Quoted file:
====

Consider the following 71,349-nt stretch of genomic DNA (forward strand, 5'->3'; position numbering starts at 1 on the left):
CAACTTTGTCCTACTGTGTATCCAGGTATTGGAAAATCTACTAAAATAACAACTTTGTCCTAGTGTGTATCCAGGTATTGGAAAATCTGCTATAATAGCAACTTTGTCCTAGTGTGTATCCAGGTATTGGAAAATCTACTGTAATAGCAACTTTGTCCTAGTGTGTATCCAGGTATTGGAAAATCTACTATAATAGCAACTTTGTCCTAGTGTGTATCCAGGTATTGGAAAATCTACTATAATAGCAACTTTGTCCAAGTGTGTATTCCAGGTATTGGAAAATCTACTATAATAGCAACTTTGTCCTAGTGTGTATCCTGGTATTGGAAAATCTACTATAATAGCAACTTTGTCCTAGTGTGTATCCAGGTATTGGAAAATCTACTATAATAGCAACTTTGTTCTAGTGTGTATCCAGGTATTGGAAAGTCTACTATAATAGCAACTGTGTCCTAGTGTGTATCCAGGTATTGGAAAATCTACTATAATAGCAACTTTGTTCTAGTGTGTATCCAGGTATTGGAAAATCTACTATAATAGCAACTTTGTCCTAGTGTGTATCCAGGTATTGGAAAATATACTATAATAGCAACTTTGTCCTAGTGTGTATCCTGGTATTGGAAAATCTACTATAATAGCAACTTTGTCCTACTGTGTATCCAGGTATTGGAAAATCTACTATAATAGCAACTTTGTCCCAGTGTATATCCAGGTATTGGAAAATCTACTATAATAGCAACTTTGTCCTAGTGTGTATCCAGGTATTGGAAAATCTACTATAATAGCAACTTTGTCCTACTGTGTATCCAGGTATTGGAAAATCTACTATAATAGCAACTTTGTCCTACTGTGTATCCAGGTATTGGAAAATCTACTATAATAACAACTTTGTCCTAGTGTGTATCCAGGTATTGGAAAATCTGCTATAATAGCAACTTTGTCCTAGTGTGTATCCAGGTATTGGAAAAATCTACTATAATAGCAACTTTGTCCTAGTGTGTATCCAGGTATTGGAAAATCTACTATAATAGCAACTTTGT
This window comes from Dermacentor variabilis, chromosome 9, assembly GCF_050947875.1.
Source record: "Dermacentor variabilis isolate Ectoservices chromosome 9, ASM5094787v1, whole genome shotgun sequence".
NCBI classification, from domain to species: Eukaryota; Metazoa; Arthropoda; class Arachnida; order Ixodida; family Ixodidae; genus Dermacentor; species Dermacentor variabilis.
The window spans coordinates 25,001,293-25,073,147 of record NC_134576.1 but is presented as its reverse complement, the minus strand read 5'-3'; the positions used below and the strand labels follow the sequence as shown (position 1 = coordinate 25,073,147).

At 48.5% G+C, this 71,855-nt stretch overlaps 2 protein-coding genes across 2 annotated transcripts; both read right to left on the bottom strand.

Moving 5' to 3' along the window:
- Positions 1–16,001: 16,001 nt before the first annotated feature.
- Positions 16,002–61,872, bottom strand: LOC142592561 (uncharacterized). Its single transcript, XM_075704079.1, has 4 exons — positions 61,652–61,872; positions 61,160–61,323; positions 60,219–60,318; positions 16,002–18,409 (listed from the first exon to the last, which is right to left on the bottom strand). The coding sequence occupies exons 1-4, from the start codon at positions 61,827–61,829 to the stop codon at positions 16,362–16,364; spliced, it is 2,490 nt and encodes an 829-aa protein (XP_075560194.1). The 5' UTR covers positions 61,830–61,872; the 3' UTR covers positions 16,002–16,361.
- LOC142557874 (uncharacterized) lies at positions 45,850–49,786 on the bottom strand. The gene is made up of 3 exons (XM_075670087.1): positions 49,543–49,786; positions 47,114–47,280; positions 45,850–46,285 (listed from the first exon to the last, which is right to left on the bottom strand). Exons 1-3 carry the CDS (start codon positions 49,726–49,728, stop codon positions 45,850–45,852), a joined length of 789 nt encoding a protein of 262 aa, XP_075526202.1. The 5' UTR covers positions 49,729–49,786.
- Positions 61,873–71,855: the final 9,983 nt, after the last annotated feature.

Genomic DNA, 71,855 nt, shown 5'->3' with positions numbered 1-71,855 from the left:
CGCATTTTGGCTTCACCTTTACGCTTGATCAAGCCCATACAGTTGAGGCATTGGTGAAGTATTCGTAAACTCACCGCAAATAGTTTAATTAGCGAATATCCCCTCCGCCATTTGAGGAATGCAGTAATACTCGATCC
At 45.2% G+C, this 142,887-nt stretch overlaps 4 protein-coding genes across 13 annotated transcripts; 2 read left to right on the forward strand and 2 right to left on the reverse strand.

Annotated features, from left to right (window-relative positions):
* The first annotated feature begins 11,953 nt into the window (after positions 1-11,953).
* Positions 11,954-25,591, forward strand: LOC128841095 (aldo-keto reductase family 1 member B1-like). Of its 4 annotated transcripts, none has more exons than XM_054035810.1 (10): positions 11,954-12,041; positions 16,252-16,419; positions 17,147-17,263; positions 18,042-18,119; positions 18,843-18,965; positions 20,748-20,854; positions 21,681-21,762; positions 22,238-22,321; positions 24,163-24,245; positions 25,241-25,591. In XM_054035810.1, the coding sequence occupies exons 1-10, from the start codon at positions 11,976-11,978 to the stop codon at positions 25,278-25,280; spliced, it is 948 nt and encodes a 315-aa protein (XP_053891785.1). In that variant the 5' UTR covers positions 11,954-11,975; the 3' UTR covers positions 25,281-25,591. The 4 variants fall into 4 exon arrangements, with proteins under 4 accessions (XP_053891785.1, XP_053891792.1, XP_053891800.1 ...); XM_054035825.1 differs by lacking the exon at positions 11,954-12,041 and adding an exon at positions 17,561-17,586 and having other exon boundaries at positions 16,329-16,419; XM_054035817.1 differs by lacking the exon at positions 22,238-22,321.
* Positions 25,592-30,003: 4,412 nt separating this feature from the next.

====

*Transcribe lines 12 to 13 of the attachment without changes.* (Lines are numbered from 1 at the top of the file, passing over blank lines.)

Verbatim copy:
- Positions 61,873–71,855: the final 9,983 nt, after the last annotated feature.

Genomic DNA, 71,855 nt, shown 5'->3' with positions numbered 1-71,855 from the left: